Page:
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The Gift That Gives Back

Smiling Caucasian senior woman smiles while accepting a canned food donation at a charity food drive. Volunteers are working in the background.

‘Tis the season for gifting and giving! Whether it’s a homemade scarf for a close relative or the sought-after toy for a young one, we all spend time finding the perfect present to bring joy to others. But there is one gift you can give that will give you something: volunteering!

International Volunteering Day is December 5. It’s a great time to recognize the collective impact – and individual good – volunteering does. In 2021, 60.7 million adults donated 41 billion hours, roughly the economic equivalent of $122.9 billion. This year’s theme, “if everyone did,” highlights the power everyone has to improve the world.

Importantly, volunteering is also good for the person freely giving their time, talent, and skills. Doing good for others has at least three tremendous benefits.

  • It can boost your mood. When you volunteer, you expand your social networks, meeting new people who share your values. A study of over 70,000 people found those who volunteered felt more satisfied with life and their health than those who did not; in simple terms, they were happier. Volunteering was like having an extra $1,100 in your pocket.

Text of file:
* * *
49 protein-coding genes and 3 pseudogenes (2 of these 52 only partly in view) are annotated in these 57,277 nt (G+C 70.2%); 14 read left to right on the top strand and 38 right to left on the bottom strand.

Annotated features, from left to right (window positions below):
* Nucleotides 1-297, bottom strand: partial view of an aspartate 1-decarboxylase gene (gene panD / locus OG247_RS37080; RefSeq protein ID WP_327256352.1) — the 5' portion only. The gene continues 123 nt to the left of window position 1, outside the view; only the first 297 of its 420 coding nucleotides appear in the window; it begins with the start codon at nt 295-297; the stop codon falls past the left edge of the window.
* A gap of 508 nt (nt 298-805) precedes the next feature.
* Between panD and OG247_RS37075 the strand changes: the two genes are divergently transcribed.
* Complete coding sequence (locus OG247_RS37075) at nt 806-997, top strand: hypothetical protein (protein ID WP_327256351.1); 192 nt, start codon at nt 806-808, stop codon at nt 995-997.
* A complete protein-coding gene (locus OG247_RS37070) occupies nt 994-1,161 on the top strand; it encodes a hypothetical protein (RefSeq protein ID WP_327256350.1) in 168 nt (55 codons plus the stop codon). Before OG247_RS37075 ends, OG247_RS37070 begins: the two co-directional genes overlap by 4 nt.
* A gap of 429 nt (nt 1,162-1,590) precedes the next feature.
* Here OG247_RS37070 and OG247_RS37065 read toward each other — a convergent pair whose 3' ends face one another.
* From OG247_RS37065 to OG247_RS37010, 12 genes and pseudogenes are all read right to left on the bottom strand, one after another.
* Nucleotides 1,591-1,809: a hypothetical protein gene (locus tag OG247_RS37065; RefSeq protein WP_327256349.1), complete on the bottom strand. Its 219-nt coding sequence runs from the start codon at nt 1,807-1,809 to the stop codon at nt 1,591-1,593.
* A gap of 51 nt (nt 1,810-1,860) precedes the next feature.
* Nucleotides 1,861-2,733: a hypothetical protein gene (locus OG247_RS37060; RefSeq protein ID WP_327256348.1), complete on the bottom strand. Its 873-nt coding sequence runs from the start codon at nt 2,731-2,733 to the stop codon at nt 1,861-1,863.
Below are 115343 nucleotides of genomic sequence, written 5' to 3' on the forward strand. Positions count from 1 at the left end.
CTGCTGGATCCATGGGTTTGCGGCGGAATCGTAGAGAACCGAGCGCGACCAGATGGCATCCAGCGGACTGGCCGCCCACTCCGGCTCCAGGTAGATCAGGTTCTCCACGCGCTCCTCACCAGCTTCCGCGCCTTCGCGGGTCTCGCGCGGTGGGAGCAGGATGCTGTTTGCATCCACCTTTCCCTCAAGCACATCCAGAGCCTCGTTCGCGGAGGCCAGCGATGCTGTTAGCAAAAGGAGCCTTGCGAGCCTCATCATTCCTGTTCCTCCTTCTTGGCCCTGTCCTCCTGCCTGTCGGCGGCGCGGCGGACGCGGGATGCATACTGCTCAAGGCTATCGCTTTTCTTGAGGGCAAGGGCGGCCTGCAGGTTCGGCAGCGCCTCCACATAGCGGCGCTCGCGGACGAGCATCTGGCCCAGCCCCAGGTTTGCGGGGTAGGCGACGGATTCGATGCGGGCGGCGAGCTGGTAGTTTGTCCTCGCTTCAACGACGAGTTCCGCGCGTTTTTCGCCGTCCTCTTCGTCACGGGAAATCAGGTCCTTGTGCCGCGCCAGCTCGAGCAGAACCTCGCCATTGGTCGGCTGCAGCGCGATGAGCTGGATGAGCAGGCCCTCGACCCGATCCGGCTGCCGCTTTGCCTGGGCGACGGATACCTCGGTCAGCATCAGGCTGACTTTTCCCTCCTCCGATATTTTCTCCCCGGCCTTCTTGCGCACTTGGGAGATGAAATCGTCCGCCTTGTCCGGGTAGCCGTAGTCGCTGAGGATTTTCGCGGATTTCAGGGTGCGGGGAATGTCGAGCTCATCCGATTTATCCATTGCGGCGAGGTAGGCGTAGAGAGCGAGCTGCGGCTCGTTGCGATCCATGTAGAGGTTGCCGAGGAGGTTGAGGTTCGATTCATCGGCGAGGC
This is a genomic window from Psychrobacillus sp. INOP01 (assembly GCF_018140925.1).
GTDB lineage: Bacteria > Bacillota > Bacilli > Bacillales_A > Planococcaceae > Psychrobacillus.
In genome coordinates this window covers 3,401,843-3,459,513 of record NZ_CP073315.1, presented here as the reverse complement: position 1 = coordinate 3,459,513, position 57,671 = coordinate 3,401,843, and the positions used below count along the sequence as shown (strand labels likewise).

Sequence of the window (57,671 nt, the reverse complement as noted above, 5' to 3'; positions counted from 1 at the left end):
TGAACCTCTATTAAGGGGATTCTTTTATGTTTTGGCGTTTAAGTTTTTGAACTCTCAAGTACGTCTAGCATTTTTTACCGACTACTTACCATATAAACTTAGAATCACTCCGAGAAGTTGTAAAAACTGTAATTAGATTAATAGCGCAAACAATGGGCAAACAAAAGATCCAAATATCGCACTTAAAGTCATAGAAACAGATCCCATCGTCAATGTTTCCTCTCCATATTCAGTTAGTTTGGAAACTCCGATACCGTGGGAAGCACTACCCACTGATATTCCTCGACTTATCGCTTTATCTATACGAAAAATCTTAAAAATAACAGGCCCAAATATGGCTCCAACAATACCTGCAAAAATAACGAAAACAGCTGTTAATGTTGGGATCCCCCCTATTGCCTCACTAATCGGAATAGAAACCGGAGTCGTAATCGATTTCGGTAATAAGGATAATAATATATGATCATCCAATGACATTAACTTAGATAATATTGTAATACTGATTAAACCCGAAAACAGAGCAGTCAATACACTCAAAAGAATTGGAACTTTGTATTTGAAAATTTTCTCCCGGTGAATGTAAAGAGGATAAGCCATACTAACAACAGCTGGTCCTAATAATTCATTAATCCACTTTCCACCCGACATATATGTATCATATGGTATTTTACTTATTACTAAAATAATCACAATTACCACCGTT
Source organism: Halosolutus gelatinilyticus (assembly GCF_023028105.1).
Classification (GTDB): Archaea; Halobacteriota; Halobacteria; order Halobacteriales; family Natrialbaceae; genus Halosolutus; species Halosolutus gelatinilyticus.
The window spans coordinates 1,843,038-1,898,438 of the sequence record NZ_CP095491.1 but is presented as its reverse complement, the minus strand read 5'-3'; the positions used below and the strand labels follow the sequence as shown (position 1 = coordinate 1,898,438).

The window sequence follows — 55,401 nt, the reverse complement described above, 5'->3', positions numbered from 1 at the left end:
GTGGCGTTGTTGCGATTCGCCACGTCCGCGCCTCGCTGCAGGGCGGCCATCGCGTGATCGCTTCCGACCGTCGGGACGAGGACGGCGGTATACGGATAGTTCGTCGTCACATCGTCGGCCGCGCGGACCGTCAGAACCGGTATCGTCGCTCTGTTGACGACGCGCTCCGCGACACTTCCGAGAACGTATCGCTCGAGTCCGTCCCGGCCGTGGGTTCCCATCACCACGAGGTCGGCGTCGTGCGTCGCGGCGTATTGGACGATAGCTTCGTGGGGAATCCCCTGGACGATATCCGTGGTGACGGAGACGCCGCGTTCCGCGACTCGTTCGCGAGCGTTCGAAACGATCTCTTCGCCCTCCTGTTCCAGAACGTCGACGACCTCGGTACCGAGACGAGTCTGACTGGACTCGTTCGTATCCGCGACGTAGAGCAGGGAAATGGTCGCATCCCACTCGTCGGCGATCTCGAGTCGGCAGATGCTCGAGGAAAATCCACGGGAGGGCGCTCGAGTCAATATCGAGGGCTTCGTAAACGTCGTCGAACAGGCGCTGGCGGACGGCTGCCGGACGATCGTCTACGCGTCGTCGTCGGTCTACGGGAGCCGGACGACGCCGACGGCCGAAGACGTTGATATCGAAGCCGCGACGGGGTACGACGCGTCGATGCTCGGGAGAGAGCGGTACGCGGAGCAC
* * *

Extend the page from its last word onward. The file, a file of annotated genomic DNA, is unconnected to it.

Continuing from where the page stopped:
• It can increase physical health. Want to live longer? Research suggests that volunteering is one way to thrive: Those who volunteer tend to have a lower mortality rate than those who don’t. Volunteering usually means more walking and other movement. Additionally, volunteering may prevent high blood pressure and could be an effective, non-pharmacological way to reduce hypertension risk.
  • It can improve brain function. Participating in new activities and refining useful skills can engage the mind and increase self-confidence. For older adults, volunteering in activities like tutoring can delay or even reverse declining brain function. “Volunteering…could serve as a simple intervention in all older adults to protect against risk for Alzheimer’s disease and associated dementias,” explained Yi Lor, an epidemiology doctoral student at the University of California Davis.

So, how can you make the most of volunteering? First, figure out how you would like to make a difference. For example, consider what you are passionate about and identify where your abilities might assist. You’ll also want to be clear on the amount of time you can commit and think through issues such as transportation and expectations. Then, ask friends and family about possible prospects, find opportunities online at websites like Idealist or LinkedIn, or reach out to organizations directly to learn about their needs.

So, during the hustle and bustle of the holiday, if you want to feel happy, work off extra calories, or protect your memory, remember that volunteering can help you do all that. Even while you help others.